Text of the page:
As I mentioned, typically mushrooms on toast is just sautéed mushrooms with maybe a few slices of onions thrown in. The mushrooms are often cooked slowly so they release their juices. Some parsley is thrown in towards the end and the whole thing is spooned over toast, which absorbs the delicious mushroom juices.
I also break with tradition by serving mushrooms on toast for breakfast, lunch or dinner. It's especially good with a few slices of tomato on the side and a glass of rich red wine for a light supper.
Mushrooms on ToastServes one hungry person or two for tea
8 ounces button mushrooms
1 small shallot, minced (about 1 tablespoon)
1 small clove of garlic, minced (about 1 teaspoon)
2 teaspoons fresh thyme leaves, divided
2 tablespoons grapeseed or other neutral oil
Salt and freshly ground black pepper
Splash of white wine (optional)
2 tablespoons crème fraîche, to serve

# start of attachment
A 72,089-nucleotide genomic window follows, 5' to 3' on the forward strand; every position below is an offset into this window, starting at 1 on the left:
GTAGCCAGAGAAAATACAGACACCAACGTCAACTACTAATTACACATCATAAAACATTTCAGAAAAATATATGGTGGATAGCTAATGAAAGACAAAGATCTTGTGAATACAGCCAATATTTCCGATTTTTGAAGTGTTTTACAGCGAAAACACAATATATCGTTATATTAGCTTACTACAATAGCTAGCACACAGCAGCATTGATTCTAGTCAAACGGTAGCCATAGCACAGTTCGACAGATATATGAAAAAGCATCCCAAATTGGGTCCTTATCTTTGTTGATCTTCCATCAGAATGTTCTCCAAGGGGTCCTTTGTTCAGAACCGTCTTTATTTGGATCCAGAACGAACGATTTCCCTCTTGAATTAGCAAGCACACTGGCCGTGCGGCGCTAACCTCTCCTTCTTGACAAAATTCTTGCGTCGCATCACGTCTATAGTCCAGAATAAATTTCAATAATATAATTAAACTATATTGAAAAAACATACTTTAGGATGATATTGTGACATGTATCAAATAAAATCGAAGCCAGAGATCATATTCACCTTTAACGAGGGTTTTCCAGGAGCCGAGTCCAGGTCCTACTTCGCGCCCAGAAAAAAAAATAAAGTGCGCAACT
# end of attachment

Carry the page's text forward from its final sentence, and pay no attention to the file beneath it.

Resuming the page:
2 pieces of toast made from a hearty bread, to serve
Wash the mushrooms quickly in water, drain and pat very dry with a tea towel. Leave the small mushrooms whole and slice larger mushrooms into thick chunks and slices.
Prep the shallot, garlic and thyme. Have the wine and crème fraîche handy. Toast the bread.
Heat the oil in a large shallow frying pan on high heat until it shimmers. Add all the mushrooms and give the pan a quick shake to distribute the mushrooms in an even layer. Let them sit without stirring to take on some color, about 1 minute or so. Watch carefully and lower heat if they begin to burn but keep it as high as possible.
Shake the pan again or toss mushrooms to evenly color. Sprinkle on a pinch of salt and a few turn of the pepper mill. At this point, add the shallot, stir briefly and cook for 30 seconds. Add the optional wine, the garlic and half the thyme and remove from the heat. The pan should be hot enough to keep cooking everything (the wine will probably evaporate on contact.)
Stir in the crème fraîche and spoon over the toast, garnishing with the remaining thyme. Serve with a few slices of fresh tomatoes, if possible, for color and acidity. Tuck in!
(Images: Dana Velden)